Mean movement of each rib (the first to twelfth ribs) when elevating bilateral arm up to 160° from the position with the upper limbs hanging downwards was 6.0 mm in the young group (maximum, 11.2 mm at the fifth rib) and 5.2 mm in the middle-aged group (maximum, 9.4 mm at the fifth rib) (the first to twelfth ribs: p = 0.62, fifth rib: p = 0.12). Regardless of age, the largest movement was observed at the fifth rib and the farther from the fifth rib, the smaller the movement of the rib (Fig. 4).
|Fig. (4). Movement of the ribs in the young and middle-aged groups Regardless of age, the largest movement was observed at the fifth rib and the farther from the fifth rib, the smaller the movement of the rib.|
|Fig. (5). Movement of the ribs in males The movement distance of the 2nd to 4th ribs in the middle-aged group was smaller.|
|Fig. (6). Movement of the ribs (males vs females) Women exhibited smaller rib movements when compared with men.|
No difference was present between the age groups overall. When comparing groups in terms of gender, regarding males, mean movements of the second to fourth ribs in the young group were 8.4 mm, 13.2 mm, and 14.6 mm, respectively, compared to 5.4 mm, 8.1 mm, and 9.7 mm in the middle-aged group. Movements of the second to fourth ribs were thus significantly smaller in the middle-aged male group than in the young male group (p < 0.05) (Fig. 5). No difference was found between the female age groups (p = 0.089). A comparison between males (young and middle-aged men) and females (young and middle-aged women) found that mean movements by the first to ninth ribs were 4.1 mm, 7.0 mm, 10.8 mm, 12.3 mm, 13.5 mm, 12.4 mm, 10.5 mm, 9.2 mm, and 5.2 mm, respectively, in males, and 1.4 mm, 3.6 mm, 5.9 mm, 6.8 mm, 6.7 mm, 6.3 mm, 5.3 mm, 2.2 mm, and 1.8 mm, respectively, in females (p < 0.05) (Fig. 6). Women thus exhibited smaller rib movements when compared with men.
3.3. Extension Angle of the Thoracic Vertebrae
Mean extension angles of thoracic vertebrae during bilateral arm elevation of up to 160° from the starting position, were 3.4° in the young group and 3.8° in the middle-aged group, showing no significant difference (p = 0.96). When comparing groups in terms of gender; males showed mean angles of 4.1° in the young group and 3.9° in the middle-aged group, while females showed angles of 2.2° in the young group and 3.7° in the middle-aged group, again showing no significant differences (male: p = 0.23, female: p = 0.18). Comparison by gender between male and female groups found no significant difference (p = 0.15), with mean angles of 2.6° in men and 2.8° in women. The extension angle of the thoracic vertebrae displayed no differences in terms of age or gender.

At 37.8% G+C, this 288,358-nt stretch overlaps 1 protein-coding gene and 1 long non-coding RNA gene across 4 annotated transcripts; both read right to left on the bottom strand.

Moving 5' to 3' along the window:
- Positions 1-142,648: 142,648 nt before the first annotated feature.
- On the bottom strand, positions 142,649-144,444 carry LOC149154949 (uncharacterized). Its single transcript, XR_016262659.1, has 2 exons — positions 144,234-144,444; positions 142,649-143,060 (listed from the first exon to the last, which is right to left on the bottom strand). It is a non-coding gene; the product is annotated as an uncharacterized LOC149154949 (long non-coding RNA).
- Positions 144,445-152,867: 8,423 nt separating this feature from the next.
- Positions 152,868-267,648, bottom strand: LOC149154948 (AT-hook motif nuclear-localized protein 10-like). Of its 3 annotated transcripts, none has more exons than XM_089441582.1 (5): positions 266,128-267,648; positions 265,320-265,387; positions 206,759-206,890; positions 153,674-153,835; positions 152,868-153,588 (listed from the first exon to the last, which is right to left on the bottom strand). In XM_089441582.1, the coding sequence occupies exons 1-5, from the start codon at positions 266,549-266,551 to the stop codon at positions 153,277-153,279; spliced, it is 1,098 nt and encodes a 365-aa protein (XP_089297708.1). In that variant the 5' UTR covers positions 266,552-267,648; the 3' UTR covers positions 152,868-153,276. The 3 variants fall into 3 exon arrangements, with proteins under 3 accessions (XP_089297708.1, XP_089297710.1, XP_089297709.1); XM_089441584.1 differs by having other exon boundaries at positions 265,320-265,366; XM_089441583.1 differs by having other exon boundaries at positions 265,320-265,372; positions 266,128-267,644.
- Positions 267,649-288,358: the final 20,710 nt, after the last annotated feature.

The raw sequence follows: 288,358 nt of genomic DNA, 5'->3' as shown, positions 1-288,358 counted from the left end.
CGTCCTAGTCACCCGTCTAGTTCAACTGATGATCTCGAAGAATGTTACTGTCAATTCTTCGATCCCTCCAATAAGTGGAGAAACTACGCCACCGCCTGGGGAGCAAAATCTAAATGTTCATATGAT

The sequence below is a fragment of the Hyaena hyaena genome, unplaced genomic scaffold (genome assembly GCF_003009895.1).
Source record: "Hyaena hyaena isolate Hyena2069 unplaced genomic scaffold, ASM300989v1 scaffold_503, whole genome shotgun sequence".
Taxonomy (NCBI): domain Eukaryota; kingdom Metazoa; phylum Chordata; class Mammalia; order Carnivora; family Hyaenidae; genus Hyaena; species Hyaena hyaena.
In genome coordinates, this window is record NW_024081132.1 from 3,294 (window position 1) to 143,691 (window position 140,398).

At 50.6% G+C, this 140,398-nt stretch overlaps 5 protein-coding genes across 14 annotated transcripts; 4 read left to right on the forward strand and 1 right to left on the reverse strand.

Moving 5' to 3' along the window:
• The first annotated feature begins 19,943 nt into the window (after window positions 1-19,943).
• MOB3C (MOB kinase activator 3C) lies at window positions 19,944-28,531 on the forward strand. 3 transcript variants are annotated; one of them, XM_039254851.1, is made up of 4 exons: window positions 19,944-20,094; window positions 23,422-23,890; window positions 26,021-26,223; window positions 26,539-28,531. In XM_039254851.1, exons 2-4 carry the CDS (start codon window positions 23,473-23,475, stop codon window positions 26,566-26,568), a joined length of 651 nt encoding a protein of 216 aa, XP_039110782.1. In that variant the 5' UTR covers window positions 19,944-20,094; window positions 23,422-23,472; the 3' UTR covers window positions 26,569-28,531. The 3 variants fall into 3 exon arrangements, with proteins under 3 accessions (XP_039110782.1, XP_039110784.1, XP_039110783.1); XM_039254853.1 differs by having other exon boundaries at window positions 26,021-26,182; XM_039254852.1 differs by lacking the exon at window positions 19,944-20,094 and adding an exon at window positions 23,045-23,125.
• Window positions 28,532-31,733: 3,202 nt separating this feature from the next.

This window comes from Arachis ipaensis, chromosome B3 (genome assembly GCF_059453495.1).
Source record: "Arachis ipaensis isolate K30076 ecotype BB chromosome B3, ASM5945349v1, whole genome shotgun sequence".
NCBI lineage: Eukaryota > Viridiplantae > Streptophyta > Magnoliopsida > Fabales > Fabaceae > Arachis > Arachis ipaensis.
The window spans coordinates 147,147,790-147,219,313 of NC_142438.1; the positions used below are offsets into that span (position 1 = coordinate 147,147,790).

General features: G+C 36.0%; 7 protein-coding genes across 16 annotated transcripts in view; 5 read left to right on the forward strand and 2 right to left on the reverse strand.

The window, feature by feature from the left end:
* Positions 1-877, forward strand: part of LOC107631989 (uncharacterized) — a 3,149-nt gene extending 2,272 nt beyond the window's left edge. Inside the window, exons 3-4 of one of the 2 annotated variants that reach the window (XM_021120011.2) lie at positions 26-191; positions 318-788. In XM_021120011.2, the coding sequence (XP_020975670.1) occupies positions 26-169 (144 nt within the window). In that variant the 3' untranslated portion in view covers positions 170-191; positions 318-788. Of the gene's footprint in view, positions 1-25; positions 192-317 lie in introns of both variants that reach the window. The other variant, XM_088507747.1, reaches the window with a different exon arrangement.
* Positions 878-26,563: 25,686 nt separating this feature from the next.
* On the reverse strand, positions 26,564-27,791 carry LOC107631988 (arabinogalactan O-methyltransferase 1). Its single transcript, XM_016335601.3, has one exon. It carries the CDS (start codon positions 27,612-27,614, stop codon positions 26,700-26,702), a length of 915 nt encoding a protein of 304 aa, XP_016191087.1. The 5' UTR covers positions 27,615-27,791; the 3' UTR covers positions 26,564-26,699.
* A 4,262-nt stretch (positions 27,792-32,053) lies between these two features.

This study provides the first evidence that the fifth rib shows the largest amount of movement during bilateral arm elevation and the ribs located farther from the fifth rib indicate a lower value of elevation regardless of age or gender. The ribs and the thoracic vertebrae forming the thorax generate coordinated movements as a single unit, and the scapula forming the shoulder joint with the humeral head floats on the rib cage. Rib movement would therefore influence shoulder joint motion. Chest wall procedures were postoperatively associated with shoulder dysfunction, severely affecting joint mobility and the activities of daily living . Thoracic spine and upper rib manipulative therapy improved shoulder pain and joint mobility in patients with the primary complaint of shoulder joint pain [10, 11]. The studies suggest that the ribs and the shoulder joint demonstrate synchronous interactions; however, no standard protocols to observe rib movement during shoulder motion have been established. The bone structure of the thorax, consisting of the 24 ribs, 12 thoracic vertebrae, and the sternum, highlights that there are many difficulties in defining a standard for motion analysis of the ribs, thoracic spine, and shoulder joint . A costovertebral joint and a costotransverse joint are present between the thoracic vertebrae and the ribs, with the rib neck between these two joints acting as the axis of rib motion [13, 14]. During extension of the thoracic vertebrae, posterior rotation of the ribs and the elevation of the anterior segment are described, with this axis of motion as the center; however, the motion of the ribs during bilateral arm elevation was not revealed . A recent study, which analyzed the correlation between rib motion and the variation of thoracoabdominal volumes during breathing in swimmers, indicated that the angle of rib rotation was largest at the fifth rib, and this strongly corresponds with our investigation .